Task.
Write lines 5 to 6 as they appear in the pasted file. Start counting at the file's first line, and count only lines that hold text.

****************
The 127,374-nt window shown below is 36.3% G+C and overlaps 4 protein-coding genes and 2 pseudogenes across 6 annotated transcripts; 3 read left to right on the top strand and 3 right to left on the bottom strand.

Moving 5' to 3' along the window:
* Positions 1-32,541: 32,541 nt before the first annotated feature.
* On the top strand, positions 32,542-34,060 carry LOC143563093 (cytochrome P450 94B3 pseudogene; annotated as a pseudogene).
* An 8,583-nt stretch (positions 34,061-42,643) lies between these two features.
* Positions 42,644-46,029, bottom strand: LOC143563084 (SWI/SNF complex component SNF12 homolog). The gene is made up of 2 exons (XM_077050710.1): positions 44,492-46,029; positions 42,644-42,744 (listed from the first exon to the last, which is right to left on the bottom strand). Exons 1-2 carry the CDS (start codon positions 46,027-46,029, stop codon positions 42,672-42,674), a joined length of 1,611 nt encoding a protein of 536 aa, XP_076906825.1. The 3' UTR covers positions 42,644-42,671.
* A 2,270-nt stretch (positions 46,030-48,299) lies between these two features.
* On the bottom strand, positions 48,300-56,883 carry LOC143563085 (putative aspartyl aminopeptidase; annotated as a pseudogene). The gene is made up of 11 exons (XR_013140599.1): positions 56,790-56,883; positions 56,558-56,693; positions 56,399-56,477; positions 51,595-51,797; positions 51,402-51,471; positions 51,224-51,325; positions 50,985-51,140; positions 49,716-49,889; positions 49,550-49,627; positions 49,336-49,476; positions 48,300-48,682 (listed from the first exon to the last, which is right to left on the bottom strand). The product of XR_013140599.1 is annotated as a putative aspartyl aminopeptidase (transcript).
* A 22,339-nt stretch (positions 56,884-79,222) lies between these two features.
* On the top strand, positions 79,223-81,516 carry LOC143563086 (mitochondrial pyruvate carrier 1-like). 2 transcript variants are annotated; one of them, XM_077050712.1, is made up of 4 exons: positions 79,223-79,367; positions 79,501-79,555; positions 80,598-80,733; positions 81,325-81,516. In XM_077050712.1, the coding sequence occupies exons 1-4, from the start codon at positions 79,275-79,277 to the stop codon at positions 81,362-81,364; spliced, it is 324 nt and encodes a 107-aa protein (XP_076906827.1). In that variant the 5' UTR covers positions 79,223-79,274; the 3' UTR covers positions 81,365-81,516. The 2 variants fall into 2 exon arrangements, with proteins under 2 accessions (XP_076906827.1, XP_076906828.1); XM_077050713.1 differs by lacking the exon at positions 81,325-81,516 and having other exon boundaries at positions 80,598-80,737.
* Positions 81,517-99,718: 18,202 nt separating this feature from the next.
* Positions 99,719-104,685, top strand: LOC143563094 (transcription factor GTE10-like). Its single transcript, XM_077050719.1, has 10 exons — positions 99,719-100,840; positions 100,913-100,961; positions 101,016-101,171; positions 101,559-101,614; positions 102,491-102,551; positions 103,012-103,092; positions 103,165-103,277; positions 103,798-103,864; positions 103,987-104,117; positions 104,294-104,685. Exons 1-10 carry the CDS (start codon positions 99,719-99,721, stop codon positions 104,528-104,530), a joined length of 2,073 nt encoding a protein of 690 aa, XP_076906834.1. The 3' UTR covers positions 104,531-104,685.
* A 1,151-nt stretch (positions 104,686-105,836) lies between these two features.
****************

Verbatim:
* An 8,583-nt stretch (positions 34,061-42,643) lies between these two features.
* Positions 42,644-46,029, bottom strand: LOC143563084 (SWI/SNF complex component SNF12 homolog). The gene is made up of 2 exons (XM_077050710.1): positions 44,492-46,029; positions 42,644-42,744 (listed from the first exon to the last, which is right to left on the bottom strand). Exons 1-2 carry the CDS (start codon positions 46,027-46,029, stop codon positions 42,672-42,674), a joined length of 1,611 nt encoding a protein of 536 aa, XP_076906825.1. The 3' UTR covers positions 42,644-42,671.